By Allison Wilkinson
I have three children ages 5 and under. It goes without saying that we have seen our fair share of the inside of the emergency room. Most of the trips have been the result of the Murphy’s Law of parenting – namely, child breaks out into a very high fever at 5:31 p.m. on a Friday.
We have also had a few overly-cautious head bumps that brought us in. (I still think it’s cruel that when you google “what does brain fluid look like” it tells you it’s indistinguishable from mucous; well, how am I supposed to know if her nose was running because she was crying or because brain fluid was coming out? p.s., it was because she was crying.)
But by far the strangest trip to the emergency room happened a few months ago. It was the end of the school week, and everyone was pretty tired. I was making dinner and looking forward to getting our overly-tired children into bed. I had just poured eggs into the frying pan when my son came running in, sobbing.
“What’s wrong?” I asked, alarmed.
Still sobbing, he gasped, “I don’t think I swallowed a penny!”
Well. This was new.
“I don’t understand,” I said. “What do you mean you don’t think you swallowed a penny.”
This question proved too much, and my five-year-old dissolved into further hysterics, unable to answer the question. My husband and I looked at each other, puzzled. Further investigation was needed. I called to my daughter, who had been playing with him in the other room, and asked her what happened. She developed her wide-eyed, mute façade, realizing the best way to stay out of trouble was to say nothing at all.
I sighed, turned off the eggs, and called my brother, an ER doctor.
“He said he doesn’t think he swallowed a penny,” I explained to him.
“So… he swallowed a penny,” my brother replied.
I sighed again. “Yeah, he probably did.”
Thus began the most embarrassing visit to the ER ever.
My husband took over putting food on the table, and my son and I headed out. He calmed down knowing that we were on the way to the hospital. While in the car, I again tried to get to the bottom of the story.
“I don’t think I swallowed one,” he said.
“But I don’t understand how it’s even a possibility – can you explain why you were so upset?” He couldn’t, so we continued our drive.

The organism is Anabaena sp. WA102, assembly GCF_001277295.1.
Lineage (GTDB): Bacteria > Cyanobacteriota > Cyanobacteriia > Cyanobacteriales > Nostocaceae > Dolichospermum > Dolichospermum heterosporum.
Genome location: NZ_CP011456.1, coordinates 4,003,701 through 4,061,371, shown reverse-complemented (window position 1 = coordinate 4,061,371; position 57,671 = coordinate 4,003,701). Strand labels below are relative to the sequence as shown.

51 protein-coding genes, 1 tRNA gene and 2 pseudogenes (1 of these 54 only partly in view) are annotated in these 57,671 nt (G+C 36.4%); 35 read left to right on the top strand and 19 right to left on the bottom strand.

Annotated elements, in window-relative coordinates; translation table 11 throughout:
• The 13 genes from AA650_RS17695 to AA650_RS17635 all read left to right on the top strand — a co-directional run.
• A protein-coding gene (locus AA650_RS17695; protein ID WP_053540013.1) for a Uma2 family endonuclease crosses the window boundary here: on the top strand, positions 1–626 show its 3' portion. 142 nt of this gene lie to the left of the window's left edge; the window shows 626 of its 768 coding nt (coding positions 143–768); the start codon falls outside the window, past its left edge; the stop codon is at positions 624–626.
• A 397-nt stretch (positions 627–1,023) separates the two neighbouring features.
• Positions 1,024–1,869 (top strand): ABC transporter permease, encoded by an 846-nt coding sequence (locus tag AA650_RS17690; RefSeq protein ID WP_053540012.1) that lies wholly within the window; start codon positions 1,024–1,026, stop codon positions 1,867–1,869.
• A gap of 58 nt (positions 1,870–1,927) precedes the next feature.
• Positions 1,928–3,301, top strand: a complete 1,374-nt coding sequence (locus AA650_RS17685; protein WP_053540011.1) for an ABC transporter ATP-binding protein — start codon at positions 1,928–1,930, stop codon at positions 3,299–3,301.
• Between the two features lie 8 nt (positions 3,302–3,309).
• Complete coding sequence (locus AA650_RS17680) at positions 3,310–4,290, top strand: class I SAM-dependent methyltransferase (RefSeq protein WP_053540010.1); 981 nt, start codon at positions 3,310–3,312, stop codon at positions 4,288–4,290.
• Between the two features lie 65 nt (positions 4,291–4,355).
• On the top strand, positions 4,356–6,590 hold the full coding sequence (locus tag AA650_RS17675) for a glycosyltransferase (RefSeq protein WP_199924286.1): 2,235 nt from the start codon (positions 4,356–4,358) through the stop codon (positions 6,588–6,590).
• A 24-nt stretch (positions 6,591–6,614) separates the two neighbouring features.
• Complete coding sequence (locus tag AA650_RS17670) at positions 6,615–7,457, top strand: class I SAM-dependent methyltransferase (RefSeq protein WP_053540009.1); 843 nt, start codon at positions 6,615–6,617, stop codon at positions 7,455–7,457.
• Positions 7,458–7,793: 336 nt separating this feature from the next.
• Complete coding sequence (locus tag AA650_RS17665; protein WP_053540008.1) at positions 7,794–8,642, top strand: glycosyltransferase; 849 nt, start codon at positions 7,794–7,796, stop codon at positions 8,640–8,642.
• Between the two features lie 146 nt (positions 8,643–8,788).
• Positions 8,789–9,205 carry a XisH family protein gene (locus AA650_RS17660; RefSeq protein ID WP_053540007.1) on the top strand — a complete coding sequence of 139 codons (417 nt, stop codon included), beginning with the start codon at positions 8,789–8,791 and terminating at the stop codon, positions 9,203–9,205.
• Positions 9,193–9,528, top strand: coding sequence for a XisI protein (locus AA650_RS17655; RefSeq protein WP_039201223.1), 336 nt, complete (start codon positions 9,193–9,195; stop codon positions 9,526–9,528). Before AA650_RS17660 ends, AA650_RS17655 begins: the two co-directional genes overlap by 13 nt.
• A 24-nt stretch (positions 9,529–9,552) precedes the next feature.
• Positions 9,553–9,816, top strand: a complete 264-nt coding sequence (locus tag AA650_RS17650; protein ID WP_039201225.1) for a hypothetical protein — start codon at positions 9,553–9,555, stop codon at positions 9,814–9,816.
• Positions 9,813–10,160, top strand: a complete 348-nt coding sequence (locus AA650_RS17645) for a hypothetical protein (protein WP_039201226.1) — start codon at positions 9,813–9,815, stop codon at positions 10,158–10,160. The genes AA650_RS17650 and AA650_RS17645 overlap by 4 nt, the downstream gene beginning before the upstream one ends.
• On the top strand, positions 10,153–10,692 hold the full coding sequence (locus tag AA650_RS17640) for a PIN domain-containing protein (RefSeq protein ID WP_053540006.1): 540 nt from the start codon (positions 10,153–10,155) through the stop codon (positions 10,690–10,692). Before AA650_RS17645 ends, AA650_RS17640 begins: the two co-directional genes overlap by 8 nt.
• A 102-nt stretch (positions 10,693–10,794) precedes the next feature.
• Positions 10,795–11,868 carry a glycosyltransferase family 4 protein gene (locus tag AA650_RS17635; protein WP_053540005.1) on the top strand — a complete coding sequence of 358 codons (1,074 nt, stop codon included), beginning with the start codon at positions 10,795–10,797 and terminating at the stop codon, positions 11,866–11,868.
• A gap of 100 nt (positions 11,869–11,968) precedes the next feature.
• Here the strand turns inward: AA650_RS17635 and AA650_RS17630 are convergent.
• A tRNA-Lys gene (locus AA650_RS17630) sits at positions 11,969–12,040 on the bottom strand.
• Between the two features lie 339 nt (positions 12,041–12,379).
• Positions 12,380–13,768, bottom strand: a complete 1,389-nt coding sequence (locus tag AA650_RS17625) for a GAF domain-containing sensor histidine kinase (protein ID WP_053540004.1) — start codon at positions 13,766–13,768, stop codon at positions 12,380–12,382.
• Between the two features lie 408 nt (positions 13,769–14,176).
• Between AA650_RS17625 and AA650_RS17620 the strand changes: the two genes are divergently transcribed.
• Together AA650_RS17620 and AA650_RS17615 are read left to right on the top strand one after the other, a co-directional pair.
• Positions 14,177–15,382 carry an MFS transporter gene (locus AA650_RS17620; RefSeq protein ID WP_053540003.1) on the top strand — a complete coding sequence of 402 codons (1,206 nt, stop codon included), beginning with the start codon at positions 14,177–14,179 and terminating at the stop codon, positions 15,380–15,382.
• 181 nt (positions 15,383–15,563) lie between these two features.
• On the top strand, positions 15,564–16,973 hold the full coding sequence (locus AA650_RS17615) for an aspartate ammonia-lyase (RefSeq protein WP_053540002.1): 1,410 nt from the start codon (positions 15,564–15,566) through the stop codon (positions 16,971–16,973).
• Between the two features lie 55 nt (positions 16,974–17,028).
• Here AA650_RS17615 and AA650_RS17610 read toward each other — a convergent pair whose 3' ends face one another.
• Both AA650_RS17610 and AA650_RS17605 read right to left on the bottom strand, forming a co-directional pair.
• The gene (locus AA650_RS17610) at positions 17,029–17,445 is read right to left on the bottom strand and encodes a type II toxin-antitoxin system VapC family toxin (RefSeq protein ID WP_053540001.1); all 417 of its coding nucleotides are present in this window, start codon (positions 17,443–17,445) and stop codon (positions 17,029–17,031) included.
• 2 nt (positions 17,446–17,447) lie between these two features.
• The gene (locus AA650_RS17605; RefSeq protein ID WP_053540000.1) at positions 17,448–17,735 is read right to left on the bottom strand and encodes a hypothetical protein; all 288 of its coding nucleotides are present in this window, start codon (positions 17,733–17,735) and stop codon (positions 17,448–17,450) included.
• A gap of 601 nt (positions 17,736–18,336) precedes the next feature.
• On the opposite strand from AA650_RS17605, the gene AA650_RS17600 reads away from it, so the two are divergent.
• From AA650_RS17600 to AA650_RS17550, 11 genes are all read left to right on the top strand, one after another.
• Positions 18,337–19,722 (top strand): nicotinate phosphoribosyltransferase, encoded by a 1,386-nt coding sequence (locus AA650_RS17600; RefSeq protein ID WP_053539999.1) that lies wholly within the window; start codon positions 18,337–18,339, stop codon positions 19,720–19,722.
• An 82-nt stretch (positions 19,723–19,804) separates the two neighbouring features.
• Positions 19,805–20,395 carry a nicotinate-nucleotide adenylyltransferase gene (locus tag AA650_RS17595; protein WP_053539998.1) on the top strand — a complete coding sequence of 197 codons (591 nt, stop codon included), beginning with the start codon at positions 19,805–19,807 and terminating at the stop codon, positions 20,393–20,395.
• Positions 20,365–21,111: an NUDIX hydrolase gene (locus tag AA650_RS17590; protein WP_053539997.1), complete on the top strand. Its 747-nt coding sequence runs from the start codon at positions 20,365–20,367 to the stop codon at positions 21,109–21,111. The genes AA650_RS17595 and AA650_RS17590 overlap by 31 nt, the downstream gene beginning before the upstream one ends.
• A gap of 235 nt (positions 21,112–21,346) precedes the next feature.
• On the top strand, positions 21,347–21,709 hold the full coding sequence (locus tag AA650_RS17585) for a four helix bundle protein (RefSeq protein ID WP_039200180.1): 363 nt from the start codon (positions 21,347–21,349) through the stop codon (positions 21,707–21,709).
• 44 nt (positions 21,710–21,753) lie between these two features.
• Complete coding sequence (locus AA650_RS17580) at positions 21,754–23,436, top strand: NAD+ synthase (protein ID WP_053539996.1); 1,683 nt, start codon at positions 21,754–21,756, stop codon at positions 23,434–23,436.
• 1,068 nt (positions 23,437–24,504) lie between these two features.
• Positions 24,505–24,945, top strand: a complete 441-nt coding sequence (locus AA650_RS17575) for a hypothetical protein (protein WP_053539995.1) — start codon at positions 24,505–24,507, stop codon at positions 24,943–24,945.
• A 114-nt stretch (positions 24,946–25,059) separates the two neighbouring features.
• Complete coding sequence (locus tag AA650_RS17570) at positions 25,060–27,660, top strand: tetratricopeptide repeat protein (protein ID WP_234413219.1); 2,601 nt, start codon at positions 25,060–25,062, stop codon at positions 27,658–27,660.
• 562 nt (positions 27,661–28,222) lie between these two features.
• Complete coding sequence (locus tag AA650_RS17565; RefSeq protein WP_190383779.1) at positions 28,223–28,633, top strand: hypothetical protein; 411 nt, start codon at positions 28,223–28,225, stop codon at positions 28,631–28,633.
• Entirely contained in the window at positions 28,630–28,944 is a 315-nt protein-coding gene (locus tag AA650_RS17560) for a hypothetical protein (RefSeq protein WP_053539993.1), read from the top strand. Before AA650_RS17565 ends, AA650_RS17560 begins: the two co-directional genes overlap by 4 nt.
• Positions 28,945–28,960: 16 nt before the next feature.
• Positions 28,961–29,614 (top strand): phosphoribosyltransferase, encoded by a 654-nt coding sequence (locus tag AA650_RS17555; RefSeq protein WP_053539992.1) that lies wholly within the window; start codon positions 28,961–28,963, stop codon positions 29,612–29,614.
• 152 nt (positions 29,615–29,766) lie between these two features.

Upon arriving at the ER, I explained to the receptionist. “Hi. My son here doesn’t think he swallowed a penny.” She professionally held back a laugh, and checked us in.
Soon we were escorted to a room, where, once again, I explained to a nurse, and then the on-call doctor. “My son doesn’t think he swallowed a penny.”
“Did you swallow a penny?” the doctor asked my son.
“No,” my son replied. He was gaining conviction in his no-swallowing stance.
The doctor laughed, and said to me confidently, “He almost certainly swallowed a penny.” (Do they have a course on this in med school?) And then said that he would bring in an x-ray technician so we could see where the penny was. “It will probably be fine, but there’s a small chance it could get lodged, so it’s best to see what’s going on.”
My son was now happily watching Disney on the hospital TV, a treat he does not get at home. The x-ray technician came in. “I hear your son didn’t swallow a penny!” he exclaimed jovially. “That’s a new one!” He took x-rays while my son attempted to contort his head toward the TV, all thoughts of penny non-swallowing blotted out by Disney.
A bit later, the doctor returned.
“Well, your son is a truthful boy,” he said.
“You mean he didn’t swallow a penny?”
Right. I don’t even remember what our discharge papers were. “Watch out for signs of an overactive imagination”? I do know that we paid quite a bit of money for the privilege of being told my son did not, in fact, swallow a penny.
I never got to the bottom of what happened there. I tried to ask my son about it again on the way home, but he was tight-lipped. He at some point, days later, mentioned something about how he couldn’t find one, so he thought he must have swallowed it. Apparently, if it’s not on the ground it must be in the stomach? I am still so confused by the whole event. But am glad at least that it had a happy ending.
Author bio: Ali Wilkinson lives in Portland, Oregon with her husband, three small children, and two large cats. She is a lawyer, writer, knitter, runner and over-consumer of Nutella. She blogs about parenting and other things that make her laugh (and cry) at Run, Knit, Love. You can also find her on Facebook and Twitter.
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